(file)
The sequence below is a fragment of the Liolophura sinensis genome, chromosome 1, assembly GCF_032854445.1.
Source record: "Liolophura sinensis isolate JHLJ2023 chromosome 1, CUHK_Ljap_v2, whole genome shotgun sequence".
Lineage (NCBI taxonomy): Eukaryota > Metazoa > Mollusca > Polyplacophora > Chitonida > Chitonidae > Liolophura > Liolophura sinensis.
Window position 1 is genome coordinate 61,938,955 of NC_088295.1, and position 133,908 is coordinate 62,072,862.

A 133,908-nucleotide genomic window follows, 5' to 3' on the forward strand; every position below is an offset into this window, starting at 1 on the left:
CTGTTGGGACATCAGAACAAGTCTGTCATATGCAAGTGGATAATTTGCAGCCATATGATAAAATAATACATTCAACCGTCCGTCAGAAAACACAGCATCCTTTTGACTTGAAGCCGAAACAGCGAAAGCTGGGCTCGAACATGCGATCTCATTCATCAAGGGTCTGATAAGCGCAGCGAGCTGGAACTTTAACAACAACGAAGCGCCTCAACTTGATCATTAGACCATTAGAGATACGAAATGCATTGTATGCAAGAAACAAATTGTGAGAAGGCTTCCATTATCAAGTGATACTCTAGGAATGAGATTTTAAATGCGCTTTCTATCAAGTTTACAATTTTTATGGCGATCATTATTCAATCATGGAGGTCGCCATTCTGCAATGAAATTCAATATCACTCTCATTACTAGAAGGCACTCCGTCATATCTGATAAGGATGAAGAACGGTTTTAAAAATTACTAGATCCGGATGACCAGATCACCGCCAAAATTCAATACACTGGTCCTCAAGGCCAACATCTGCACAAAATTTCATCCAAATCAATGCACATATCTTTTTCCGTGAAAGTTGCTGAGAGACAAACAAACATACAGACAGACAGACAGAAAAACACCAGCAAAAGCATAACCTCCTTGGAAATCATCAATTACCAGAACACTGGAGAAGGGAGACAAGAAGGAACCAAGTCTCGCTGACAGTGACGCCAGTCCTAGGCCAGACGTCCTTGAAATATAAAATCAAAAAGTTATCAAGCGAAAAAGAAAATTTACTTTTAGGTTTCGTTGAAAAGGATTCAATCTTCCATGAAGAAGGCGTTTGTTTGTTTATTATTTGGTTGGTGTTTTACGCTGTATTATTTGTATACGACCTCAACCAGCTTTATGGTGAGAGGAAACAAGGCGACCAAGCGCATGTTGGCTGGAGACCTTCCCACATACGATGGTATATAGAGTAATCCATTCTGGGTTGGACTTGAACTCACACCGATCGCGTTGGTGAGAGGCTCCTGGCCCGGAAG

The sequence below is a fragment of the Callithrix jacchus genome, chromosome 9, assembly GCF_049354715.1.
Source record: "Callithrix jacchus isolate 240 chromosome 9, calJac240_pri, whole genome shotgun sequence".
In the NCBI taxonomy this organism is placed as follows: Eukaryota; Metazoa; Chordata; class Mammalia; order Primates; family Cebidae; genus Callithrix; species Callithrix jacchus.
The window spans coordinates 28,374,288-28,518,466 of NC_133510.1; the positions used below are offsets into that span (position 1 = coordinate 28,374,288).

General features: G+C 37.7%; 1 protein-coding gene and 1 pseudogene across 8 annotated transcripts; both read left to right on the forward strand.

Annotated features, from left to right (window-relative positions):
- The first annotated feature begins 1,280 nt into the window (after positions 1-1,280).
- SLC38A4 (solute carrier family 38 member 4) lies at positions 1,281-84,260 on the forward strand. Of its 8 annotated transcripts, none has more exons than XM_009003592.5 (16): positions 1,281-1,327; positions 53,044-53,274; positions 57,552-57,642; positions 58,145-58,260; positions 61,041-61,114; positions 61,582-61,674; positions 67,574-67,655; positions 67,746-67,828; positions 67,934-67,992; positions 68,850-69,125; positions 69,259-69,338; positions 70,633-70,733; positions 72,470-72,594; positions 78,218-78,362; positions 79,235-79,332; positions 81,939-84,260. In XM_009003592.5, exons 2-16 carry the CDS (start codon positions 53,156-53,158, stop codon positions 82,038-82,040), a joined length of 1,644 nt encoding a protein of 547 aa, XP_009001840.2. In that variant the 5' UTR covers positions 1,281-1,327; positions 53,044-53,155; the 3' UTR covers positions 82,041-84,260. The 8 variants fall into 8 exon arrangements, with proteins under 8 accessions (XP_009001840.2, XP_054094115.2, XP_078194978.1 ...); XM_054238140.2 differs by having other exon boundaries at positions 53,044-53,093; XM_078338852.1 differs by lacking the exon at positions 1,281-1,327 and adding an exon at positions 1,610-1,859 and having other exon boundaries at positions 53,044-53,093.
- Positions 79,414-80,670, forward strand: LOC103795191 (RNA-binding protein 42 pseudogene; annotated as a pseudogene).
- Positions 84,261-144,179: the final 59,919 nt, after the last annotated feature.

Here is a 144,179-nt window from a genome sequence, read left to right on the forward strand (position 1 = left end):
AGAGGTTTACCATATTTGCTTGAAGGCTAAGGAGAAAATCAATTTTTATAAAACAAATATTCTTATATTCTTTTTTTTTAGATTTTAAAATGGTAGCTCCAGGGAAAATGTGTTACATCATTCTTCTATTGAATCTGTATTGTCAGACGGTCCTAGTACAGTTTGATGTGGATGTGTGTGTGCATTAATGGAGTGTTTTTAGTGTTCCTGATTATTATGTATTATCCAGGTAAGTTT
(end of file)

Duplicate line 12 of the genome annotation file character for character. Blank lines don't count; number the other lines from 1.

Annotated features, from left to right (window-relative positions):